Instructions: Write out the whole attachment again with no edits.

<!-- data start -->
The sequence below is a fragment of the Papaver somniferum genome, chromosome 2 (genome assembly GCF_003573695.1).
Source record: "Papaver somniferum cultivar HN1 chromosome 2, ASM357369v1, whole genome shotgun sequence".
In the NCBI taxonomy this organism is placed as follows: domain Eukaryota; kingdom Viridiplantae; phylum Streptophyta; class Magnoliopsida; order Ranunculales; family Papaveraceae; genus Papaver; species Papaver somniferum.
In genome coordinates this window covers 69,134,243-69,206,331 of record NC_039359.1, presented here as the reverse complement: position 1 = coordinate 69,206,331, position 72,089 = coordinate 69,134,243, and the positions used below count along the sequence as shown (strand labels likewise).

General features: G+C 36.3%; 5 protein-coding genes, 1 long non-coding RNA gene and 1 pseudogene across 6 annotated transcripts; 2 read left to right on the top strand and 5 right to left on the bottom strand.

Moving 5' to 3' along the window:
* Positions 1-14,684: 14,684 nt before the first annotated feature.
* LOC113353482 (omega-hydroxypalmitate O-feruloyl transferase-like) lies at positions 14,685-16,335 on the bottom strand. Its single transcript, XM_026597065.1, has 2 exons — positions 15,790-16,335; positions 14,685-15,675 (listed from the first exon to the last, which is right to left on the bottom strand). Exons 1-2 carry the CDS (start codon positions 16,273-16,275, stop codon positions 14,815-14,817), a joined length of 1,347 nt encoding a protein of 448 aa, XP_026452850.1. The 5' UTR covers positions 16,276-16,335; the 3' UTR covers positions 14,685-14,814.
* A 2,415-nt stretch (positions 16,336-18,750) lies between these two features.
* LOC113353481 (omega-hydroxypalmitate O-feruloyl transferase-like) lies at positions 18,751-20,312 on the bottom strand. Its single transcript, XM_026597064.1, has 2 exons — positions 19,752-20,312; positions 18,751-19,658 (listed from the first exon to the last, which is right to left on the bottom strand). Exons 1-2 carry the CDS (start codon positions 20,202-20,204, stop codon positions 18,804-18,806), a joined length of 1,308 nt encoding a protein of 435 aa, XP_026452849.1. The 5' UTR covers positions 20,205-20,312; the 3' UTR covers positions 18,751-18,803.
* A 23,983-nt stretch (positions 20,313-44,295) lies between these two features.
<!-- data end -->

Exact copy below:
The sequence below is a fragment of the Papaver somniferum genome, chromosome 2 (genome assembly GCF_003573695.1).
Source record: "Papaver somniferum cultivar HN1 chromosome 2, ASM357369v1, whole genome shotgun sequence".
In the NCBI taxonomy this organism is placed as follows: domain Eukaryota; kingdom Viridiplantae; phylum Streptophyta; class Magnoliopsida; order Ranunculales; family Papaveraceae; genus Papaver; species Papaver somniferum.
In genome coordinates this window covers 69,134,243-69,206,331 of record NC_039359.1, presented here as the reverse complement: position 1 = coordinate 69,206,331, position 72,089 = coordinate 69,134,243, and the positions used below count along the sequence as shown (strand labels likewise).

General features: G+C 36.3%; 5 protein-coding genes, 1 long non-coding RNA gene and 1 pseudogene across 6 annotated transcripts; 2 read left to right on the top strand and 5 right to left on the bottom strand.

Moving 5' to 3' along the window:
* Positions 1-14,684: 14,684 nt before the first annotated feature.
* LOC113353482 (omega-hydroxypalmitate O-feruloyl transferase-like) lies at positions 14,685-16,335 on the bottom strand. Its single transcript, XM_026597065.1, has 2 exons — positions 15,790-16,335; positions 14,685-15,675 (listed from the first exon to the last, which is right to left on the bottom strand). Exons 1-2 carry the CDS (start codon positions 16,273-16,275, stop codon positions 14,815-14,817), a joined length of 1,347 nt encoding a protein of 448 aa, XP_026452850.1. The 5' UTR covers positions 16,276-16,335; the 3' UTR covers positions 14,685-14,814.
* A 2,415-nt stretch (positions 16,336-18,750) lies between these two features.
* LOC113353481 (omega-hydroxypalmitate O-feruloyl transferase-like) lies at positions 18,751-20,312 on the bottom strand. Its single transcript, XM_026597064.1, has 2 exons — positions 19,752-20,312; positions 18,751-19,658 (listed from the first exon to the last, which is right to left on the bottom strand). Exons 1-2 carry the CDS (start codon positions 20,202-20,204, stop codon positions 18,804-18,806), a joined length of 1,308 nt encoding a protein of 435 aa, XP_026452849.1. The 5' UTR covers positions 20,205-20,312; the 3' UTR covers positions 18,751-18,803.
* A 23,983-nt stretch (positions 20,313-44,295) lies between these two features.